Treasury has not yet set up policies and procedures to help ensure that (taxpayer dollars) are being used as intended... Treasury also has no policies and procedures in place for ensuring that the institutions are complying with these requirements or that they are using the capital investments in a manner that helps meet the purposes of the act... Treasury cannot effectively hold participating institutions accountable for how they use the capital injections or provide strong oversight of compliance with the requirements under the act.What did Congress, or anyone else, think was going to happen after the ill-considered, hastily passed, near blank check that was HR 1424? Alas, the question contains its own answer. The results of thinking is the one thing this panic-induced plan never contained.
But there's a more fundamental flaw in both the plan and the criticism contained in that auditor's report and news story: its pragmatic, piece-meal approach, as if had these gaps been filled it would have been a good plan. Au contraire. The Feds had no right to remove capital from private hands to dole out to (resistant, in some cases) banker's hands in the first place. It was bound to be impractical and immoral. The Federal Government has no business trying to 'save' the financial system, no matter what happens.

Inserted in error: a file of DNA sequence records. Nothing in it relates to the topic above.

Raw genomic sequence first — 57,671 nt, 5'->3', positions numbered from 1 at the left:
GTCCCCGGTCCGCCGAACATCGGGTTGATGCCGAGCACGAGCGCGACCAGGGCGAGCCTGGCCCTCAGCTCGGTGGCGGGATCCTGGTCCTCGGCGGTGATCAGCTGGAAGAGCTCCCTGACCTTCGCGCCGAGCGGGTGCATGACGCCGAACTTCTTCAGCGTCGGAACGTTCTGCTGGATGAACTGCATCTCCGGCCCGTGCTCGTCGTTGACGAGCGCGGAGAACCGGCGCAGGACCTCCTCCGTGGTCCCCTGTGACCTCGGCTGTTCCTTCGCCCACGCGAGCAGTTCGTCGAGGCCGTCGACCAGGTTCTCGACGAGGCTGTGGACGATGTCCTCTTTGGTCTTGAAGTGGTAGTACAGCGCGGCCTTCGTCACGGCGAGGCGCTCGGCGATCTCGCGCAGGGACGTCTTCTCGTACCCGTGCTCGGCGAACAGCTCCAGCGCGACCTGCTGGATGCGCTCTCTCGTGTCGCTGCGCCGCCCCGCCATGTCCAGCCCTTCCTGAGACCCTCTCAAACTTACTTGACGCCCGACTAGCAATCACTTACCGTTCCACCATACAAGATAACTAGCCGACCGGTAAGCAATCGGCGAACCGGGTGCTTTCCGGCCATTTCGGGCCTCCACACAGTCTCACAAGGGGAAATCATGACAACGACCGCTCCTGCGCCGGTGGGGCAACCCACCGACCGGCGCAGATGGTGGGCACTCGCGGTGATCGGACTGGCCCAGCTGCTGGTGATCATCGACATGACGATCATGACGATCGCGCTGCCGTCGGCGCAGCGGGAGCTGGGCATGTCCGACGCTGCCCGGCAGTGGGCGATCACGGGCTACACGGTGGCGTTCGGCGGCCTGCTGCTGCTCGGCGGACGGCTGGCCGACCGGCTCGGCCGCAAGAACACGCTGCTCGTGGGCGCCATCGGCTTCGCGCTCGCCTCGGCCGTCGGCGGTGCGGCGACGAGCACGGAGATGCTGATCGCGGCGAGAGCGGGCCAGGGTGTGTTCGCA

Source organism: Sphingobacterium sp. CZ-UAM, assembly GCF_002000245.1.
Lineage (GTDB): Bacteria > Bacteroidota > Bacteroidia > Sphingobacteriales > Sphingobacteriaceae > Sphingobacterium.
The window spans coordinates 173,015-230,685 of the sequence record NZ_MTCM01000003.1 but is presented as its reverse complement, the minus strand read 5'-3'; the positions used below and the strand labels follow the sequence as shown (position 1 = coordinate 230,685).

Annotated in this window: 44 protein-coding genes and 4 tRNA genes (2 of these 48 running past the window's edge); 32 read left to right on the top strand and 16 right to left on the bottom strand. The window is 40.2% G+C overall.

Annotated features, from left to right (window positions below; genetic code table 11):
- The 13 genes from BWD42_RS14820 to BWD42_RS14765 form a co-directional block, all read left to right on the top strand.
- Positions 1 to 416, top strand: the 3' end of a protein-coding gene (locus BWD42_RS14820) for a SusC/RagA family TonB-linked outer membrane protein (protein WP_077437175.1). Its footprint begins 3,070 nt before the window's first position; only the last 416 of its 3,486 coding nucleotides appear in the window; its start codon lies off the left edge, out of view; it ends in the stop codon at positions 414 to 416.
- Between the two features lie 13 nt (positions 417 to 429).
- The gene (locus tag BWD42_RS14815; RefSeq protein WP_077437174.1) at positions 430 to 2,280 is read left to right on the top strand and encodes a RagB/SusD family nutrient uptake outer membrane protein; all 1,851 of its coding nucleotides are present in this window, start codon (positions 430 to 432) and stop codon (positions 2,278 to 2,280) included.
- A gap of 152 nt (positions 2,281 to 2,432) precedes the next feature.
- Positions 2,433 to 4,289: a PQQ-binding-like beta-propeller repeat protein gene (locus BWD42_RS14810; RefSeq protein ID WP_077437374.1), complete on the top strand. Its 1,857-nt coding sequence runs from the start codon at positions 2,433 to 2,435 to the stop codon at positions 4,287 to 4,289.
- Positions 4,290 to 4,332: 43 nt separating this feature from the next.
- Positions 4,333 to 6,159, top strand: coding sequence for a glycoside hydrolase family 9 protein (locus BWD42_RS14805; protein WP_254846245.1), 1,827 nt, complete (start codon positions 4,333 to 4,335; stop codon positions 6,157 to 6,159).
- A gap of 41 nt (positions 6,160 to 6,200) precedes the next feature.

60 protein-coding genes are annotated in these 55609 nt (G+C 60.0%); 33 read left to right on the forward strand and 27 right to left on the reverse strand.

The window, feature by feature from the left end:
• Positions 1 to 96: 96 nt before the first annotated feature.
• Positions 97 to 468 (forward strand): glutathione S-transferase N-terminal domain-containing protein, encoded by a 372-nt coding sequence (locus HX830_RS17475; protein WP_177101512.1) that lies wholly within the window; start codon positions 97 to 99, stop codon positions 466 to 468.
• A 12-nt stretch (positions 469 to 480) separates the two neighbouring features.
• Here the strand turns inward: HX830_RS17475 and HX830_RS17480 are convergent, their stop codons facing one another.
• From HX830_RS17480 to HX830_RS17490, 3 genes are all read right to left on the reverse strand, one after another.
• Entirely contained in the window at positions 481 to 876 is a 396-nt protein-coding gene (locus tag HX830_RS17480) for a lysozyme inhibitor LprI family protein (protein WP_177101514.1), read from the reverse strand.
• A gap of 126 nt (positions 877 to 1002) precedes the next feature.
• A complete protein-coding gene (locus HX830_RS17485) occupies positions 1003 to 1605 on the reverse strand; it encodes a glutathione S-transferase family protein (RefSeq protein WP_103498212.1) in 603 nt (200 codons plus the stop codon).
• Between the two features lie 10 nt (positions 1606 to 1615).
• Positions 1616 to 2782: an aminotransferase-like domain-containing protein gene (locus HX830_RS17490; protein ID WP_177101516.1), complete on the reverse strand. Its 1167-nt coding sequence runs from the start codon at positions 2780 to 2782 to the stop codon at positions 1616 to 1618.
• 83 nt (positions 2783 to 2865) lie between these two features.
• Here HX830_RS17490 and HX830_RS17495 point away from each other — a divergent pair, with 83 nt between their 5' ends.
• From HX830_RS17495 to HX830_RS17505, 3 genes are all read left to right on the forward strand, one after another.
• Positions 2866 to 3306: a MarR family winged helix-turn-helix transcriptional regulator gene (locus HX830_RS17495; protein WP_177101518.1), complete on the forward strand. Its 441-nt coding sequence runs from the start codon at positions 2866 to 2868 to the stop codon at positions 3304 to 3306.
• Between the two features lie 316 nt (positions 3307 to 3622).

Imagine, for a moment, that your neighborhood police force decides — in the name of 'saving' you — to remove money from your dresser and give it to your neighbors. Does it matter whether your neighbors (or you) are crack addicts or the most upstanding of citizens? Does it matter if the sudden infusion of funds results in your neighbor becoming the most assiduous gutter trash remover within 10 blocks or if it just feeds his habit? You've still been robbed and the police have behaved like thieves when they're supposed to be protectors.
The size and status of the Federal Government introduces no new principles to the scenario, they only make the misery bigger. Keep in mind, after all, what kind of town has a police force that takes money from one neighbor to give to another.